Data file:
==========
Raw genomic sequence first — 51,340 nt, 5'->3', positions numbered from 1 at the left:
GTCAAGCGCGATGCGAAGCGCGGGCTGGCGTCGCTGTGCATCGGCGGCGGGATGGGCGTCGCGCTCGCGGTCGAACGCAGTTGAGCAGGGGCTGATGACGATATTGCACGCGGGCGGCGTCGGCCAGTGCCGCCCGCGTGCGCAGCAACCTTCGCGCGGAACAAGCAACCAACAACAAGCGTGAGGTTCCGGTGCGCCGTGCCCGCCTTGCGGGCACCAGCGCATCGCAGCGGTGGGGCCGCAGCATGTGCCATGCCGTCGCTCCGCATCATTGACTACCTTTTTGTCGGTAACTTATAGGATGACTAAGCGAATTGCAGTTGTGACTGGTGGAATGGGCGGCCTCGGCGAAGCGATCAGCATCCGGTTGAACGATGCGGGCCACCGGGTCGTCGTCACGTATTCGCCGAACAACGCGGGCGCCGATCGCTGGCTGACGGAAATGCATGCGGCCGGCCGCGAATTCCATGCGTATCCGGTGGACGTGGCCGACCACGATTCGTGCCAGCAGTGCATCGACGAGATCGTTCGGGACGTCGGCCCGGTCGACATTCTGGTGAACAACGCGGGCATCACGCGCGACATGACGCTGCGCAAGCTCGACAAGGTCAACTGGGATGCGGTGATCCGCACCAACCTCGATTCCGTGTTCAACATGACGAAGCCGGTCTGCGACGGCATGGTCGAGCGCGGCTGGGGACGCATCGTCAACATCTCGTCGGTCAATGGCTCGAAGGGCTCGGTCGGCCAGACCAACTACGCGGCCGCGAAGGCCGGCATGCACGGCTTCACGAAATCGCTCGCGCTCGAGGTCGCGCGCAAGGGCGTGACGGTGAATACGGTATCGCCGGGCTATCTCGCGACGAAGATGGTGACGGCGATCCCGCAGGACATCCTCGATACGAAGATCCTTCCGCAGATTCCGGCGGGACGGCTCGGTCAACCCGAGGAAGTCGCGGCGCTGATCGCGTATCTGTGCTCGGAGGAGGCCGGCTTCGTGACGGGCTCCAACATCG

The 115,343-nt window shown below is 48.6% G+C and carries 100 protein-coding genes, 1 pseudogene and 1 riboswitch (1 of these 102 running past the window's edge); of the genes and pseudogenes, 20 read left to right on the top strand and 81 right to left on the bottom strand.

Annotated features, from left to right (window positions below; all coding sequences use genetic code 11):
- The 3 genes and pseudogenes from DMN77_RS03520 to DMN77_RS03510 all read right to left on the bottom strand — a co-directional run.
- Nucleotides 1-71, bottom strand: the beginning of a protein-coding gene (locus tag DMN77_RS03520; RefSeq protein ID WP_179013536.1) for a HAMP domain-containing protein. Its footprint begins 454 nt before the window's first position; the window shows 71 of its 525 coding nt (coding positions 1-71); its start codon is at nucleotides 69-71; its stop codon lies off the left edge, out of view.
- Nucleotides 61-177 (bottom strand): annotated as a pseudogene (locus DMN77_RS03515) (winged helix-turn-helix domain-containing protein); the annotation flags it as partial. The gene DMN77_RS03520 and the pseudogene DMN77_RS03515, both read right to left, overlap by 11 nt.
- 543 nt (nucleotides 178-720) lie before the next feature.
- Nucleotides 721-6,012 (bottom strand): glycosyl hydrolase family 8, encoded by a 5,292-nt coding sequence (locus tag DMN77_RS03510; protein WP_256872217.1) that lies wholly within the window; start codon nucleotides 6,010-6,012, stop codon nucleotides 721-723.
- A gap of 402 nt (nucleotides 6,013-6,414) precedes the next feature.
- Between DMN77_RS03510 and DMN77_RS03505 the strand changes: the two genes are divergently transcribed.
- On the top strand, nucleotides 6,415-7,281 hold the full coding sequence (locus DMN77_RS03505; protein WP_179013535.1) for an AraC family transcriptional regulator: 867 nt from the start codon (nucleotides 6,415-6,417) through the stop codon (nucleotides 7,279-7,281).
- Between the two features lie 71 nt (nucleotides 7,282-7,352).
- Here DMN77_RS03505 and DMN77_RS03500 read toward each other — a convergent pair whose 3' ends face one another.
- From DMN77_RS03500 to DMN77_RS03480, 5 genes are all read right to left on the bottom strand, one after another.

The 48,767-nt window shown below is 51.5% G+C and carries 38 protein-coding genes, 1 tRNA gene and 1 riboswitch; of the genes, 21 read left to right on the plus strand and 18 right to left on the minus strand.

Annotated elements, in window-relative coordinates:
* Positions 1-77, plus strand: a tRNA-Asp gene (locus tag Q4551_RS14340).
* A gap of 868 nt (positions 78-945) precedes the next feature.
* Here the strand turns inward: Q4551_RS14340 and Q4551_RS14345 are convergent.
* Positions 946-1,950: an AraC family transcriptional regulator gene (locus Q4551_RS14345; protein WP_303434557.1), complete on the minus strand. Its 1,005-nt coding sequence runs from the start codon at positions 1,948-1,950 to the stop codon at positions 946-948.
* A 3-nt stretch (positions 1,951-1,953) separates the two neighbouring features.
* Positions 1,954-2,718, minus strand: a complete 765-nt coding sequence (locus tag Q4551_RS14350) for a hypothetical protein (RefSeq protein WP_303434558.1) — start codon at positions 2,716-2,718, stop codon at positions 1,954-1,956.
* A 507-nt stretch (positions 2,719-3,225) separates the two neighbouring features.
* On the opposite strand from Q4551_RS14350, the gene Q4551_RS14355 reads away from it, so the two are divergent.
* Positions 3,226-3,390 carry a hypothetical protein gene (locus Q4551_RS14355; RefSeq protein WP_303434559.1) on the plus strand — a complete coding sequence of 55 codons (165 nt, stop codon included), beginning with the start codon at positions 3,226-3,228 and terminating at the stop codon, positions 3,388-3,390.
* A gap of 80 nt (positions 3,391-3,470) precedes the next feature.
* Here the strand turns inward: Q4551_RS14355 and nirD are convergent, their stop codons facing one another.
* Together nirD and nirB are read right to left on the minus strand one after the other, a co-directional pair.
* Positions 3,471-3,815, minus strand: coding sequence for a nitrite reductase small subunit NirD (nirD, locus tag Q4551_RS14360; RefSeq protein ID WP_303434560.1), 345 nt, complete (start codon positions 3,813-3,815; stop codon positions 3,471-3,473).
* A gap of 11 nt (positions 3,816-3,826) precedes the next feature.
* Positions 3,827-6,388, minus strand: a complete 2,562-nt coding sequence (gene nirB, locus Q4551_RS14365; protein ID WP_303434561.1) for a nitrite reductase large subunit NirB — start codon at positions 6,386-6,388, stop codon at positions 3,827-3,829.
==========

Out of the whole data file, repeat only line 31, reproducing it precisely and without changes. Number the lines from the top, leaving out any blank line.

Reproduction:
* A gap of 11 nt (positions 3,816-3,826) precedes the next feature.